Teen Work Permits Available Online
06/11/2014 10:32 AM EDT
Russ spoke with Joy about keeping an eye out for scammers when looking to find some home improvement workers.
There are three Maine laws that deal with transient sales and home repairs. They are explained in detail in the Consumer Law Guide published by the Attorney General’s office (visit www.maine.gov/ag. See chapter 17 of the Guide for laws relating to construction. Chapter 13 deals with transient sales).
Among the key pieces of advice are these.
Always have a written contract for any job costing more than $3,000. There’s a three-day cooling off period before work starts; if you decide you don’t want the job done within those three days, you can cancel the deal. You and the contractor may–but you don’t have to–agree to settle any disputes that might arise through mediation or arbitration.
Don’t sign a contract that includes any blank spaces (to be filled in later). And Maine law says the contractor cannot ask for more than one-third of the total contract amount as a down payment. The Attorney General has a model contract for home construction (see chapter 18 of the Guide).
You’ll likely want to check out a number of contractors before hiring one. Ask each of them how many jobs like yours they’ve done in the past year, and ask for references. Find out what kinds of insurance they carry. Beware of those who demand more than the one-third up-front payment or insist on cash. Also, be wary if the contractor asks you to get the building permit.Transient sellers must be licensed by the state, and an unlicensed contractor may not want to show up at your town hall.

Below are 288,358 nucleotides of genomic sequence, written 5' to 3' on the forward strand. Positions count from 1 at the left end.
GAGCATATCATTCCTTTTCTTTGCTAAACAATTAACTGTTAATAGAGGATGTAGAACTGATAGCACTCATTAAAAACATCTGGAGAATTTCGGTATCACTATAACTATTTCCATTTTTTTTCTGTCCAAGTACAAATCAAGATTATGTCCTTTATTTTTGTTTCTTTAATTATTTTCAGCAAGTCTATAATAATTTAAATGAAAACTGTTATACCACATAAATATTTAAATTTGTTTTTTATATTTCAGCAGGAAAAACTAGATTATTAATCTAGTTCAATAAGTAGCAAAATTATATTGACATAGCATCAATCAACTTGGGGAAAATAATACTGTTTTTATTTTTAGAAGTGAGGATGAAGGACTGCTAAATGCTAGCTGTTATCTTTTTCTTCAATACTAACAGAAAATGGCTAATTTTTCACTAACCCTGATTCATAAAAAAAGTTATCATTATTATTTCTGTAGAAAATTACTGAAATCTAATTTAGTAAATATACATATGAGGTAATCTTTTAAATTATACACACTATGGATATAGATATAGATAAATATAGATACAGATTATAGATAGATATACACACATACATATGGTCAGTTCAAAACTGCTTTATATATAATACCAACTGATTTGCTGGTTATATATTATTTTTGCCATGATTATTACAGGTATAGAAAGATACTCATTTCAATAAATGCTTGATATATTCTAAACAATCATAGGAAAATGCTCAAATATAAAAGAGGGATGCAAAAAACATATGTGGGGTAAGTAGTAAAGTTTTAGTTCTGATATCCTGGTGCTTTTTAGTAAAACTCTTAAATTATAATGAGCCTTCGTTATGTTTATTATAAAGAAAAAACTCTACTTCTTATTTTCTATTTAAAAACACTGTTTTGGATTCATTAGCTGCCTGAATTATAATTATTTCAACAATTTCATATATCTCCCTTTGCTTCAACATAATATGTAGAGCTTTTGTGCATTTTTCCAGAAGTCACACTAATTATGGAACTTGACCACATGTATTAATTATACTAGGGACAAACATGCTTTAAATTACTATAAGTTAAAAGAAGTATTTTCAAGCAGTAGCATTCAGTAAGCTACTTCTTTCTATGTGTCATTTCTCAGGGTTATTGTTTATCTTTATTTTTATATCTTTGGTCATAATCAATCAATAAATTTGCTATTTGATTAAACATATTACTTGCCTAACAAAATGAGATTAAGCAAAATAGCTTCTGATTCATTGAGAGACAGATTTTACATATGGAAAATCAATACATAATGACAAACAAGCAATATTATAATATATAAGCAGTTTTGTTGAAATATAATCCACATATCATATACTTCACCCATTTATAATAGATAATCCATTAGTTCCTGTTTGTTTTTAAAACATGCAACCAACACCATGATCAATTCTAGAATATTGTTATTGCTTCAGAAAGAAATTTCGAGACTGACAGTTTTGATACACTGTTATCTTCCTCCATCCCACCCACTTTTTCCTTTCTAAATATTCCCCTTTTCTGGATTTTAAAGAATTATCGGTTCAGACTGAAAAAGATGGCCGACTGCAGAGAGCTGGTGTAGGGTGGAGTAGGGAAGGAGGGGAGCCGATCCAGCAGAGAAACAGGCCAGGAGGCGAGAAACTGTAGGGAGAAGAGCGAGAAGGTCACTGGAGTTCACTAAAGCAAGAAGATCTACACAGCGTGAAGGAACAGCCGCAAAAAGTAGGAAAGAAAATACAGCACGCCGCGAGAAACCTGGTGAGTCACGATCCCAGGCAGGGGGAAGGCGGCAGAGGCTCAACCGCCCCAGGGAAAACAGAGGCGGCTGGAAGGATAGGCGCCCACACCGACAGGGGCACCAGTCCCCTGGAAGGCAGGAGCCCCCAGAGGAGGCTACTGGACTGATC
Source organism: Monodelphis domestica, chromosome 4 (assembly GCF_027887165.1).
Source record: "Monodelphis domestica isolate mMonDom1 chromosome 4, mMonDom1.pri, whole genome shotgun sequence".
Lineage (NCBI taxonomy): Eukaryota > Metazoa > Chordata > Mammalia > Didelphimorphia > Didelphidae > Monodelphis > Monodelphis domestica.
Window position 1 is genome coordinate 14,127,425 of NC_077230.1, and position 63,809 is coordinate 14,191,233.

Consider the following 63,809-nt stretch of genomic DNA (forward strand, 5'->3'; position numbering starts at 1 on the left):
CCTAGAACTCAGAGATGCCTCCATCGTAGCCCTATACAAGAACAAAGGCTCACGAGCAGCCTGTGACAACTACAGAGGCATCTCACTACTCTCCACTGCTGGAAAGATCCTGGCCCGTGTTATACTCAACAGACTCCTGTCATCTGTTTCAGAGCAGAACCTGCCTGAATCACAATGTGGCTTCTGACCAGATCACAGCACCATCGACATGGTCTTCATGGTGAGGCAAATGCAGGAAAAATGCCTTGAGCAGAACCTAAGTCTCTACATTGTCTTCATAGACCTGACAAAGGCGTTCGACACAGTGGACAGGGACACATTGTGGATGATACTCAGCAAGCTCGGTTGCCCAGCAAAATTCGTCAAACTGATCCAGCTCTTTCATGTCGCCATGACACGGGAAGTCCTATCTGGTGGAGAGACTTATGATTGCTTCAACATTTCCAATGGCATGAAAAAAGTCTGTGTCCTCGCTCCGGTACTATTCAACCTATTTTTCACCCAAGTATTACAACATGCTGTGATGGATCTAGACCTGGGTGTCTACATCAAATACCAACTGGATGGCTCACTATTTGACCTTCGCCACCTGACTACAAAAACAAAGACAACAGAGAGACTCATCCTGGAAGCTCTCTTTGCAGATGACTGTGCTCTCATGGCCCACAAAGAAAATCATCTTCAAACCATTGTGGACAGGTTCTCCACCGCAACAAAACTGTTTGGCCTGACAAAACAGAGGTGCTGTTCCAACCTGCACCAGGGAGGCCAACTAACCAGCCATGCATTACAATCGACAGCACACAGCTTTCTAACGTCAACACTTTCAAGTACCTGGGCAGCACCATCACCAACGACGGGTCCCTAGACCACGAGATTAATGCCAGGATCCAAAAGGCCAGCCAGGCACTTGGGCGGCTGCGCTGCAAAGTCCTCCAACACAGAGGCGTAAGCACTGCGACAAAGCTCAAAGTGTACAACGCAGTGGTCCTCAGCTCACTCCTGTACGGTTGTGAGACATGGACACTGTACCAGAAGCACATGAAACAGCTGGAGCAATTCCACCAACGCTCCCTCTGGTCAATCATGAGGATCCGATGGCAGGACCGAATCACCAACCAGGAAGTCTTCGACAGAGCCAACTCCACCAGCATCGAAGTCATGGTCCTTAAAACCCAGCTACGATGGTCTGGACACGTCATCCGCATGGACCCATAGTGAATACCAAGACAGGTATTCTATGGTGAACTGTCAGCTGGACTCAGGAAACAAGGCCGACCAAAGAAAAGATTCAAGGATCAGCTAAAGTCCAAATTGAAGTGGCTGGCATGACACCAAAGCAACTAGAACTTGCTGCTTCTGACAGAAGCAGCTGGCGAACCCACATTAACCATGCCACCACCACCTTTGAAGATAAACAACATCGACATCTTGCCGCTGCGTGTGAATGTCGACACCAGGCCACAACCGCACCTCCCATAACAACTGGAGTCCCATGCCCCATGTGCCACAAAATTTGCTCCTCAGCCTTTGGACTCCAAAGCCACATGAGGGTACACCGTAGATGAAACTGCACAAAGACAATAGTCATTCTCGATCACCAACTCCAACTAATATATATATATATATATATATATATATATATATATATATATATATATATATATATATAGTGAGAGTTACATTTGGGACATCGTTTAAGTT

For information on professions requiring a state license, visit www.maine.gov/pfr.
Be extra wary of transient repair “pros” who “spot a problem” you had not noticed. Once inside your home, they may break something and then point out that it “needs fixing.” The shady contractor may insist you come with him to inspect something, while one of his associates steals your valuables.
Those last few points are among the National Consumers League’s top 10 red flags of home repair scams. Read more at www.nclnet.org.
See the Federal Trade Commission’s reminder at www.ftc.gov/scam-alerts
Russ Van Arsdale and Joy talk about a recent trend in job advertising fraud.
The Maine Department of Labor issued an alert on Friday on a scam attempt in the form of a posting on the Maine Job Bank. The posting used Central Maine Medical Center’s name and federal ID number to advertise for a bookkeeper and an administrative assistant. Job seekers who replied were told to set up a Yahoo e-mail account – as correspondence went on, applicants were asked to give their financial information.
The DOL urges people to keep using the Maine Job Bank, but ignore any posts that ask for new e-mail set-ups or interviews by way of instant messaging system. The scammer’s use of a public e-mail system is a tip-off, as if a request to set up any account.
Maine Career Center (www.mainecareercenter.com) has the warning on its web page.